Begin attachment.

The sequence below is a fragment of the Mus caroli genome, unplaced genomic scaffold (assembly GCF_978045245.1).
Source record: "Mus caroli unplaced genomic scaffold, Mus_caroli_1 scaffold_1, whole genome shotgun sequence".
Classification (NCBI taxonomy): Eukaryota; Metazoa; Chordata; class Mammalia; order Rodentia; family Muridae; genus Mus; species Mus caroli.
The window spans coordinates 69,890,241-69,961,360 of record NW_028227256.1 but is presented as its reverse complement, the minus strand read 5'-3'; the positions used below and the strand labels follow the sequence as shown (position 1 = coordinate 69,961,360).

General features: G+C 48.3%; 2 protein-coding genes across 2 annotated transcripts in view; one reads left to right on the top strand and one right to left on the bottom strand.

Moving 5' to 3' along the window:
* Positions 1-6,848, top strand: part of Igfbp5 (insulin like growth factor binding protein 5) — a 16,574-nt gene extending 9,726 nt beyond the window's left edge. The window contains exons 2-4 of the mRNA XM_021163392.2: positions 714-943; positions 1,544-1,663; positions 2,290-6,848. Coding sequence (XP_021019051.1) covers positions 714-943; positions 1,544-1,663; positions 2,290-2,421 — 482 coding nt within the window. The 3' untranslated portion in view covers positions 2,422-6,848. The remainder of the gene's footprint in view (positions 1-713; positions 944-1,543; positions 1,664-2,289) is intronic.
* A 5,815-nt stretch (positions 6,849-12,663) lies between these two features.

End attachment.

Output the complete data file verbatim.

The sequence below is a fragment of the Mus caroli genome, unplaced genomic scaffold (assembly GCF_978045245.1).
Source record: "Mus caroli unplaced genomic scaffold, Mus_caroli_1 scaffold_1, whole genome shotgun sequence".
Classification (NCBI taxonomy): Eukaryota; Metazoa; Chordata; class Mammalia; order Rodentia; family Muridae; genus Mus; species Mus caroli.
The window spans coordinates 69,890,241-69,961,360 of record NW_028227256.1 but is presented as its reverse complement, the minus strand read 5'-3'; the positions used below and the strand labels follow the sequence as shown (position 1 = coordinate 69,961,360).

General features: G+C 48.3%; 2 protein-coding genes across 2 annotated transcripts in view; one reads left to right on the top strand and one right to left on the bottom strand.

Moving 5' to 3' along the window:
* Positions 1-6,848, top strand: part of Igfbp5 (insulin like growth factor binding protein 5) — a 16,574-nt gene extending 9,726 nt beyond the window's left edge. The window contains exons 2-4 of the mRNA XM_021163392.2: positions 714-943; positions 1,544-1,663; positions 2,290-6,848. Coding sequence (XP_021019051.1) covers positions 714-943; positions 1,544-1,663; positions 2,290-2,421 — 482 coding nt within the window. The 3' untranslated portion in view covers positions 2,422-6,848. The remainder of the gene's footprint in view (positions 1-713; positions 944-1,543; positions 1,664-2,289) is intronic.
* A 5,815-nt stretch (positions 6,849-12,663) lies between these two features.